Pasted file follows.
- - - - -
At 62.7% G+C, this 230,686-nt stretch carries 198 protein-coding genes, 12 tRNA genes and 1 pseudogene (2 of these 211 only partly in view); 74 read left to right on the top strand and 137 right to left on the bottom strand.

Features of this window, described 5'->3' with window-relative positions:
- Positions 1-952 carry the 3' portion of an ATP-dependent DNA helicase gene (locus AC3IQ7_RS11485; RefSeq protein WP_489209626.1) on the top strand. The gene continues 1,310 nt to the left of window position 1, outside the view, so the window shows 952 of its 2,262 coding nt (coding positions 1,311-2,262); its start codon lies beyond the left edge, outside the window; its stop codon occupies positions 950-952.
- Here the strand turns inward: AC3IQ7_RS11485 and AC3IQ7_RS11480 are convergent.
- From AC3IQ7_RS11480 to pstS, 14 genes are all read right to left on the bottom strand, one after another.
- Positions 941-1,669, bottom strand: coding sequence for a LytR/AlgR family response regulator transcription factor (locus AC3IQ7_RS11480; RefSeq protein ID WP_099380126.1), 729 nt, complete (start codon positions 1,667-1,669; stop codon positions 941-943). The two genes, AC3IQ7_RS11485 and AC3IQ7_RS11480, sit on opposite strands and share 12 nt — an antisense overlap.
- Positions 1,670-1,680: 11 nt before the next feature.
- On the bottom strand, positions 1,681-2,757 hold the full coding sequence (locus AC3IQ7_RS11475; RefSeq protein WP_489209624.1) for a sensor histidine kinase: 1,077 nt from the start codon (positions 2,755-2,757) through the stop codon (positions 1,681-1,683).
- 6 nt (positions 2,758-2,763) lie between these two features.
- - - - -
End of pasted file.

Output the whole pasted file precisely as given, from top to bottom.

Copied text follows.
At 62.7% G+C, this 230,686-nt stretch carries 198 protein-coding genes, 12 tRNA genes and 1 pseudogene (2 of these 211 only partly in view); 74 read left to right on the top strand and 137 right to left on the bottom strand.

Features of this window, described 5'->3' with window-relative positions:
- Positions 1-952 carry the 3' portion of an ATP-dependent DNA helicase gene (locus AC3IQ7_RS11485; RefSeq protein WP_489209626.1) on the top strand. The gene continues 1,310 nt to the left of window position 1, outside the view, so the window shows 952 of its 2,262 coding nt (coding positions 1,311-2,262); its start codon lies beyond the left edge, outside the window; its stop codon occupies positions 950-952.
- Here the strand turns inward: AC3IQ7_RS11485 and AC3IQ7_RS11480 are convergent.
- From AC3IQ7_RS11480 to pstS, 14 genes are all read right to left on the bottom strand, one after another.
- Positions 941-1,669, bottom strand: coding sequence for a LytR/AlgR family response regulator transcription factor (locus AC3IQ7_RS11480; RefSeq protein ID WP_099380126.1), 729 nt, complete (start codon positions 1,667-1,669; stop codon positions 941-943). The two genes, AC3IQ7_RS11485 and AC3IQ7_RS11480, sit on opposite strands and share 12 nt — an antisense overlap.
- Positions 1,670-1,680: 11 nt before the next feature.
- On the bottom strand, positions 1,681-2,757 hold the full coding sequence (locus AC3IQ7_RS11475; RefSeq protein WP_489209624.1) for a sensor histidine kinase: 1,077 nt from the start codon (positions 2,755-2,757) through the stop codon (positions 1,681-1,683).
- 6 nt (positions 2,758-2,763) lie between these two features.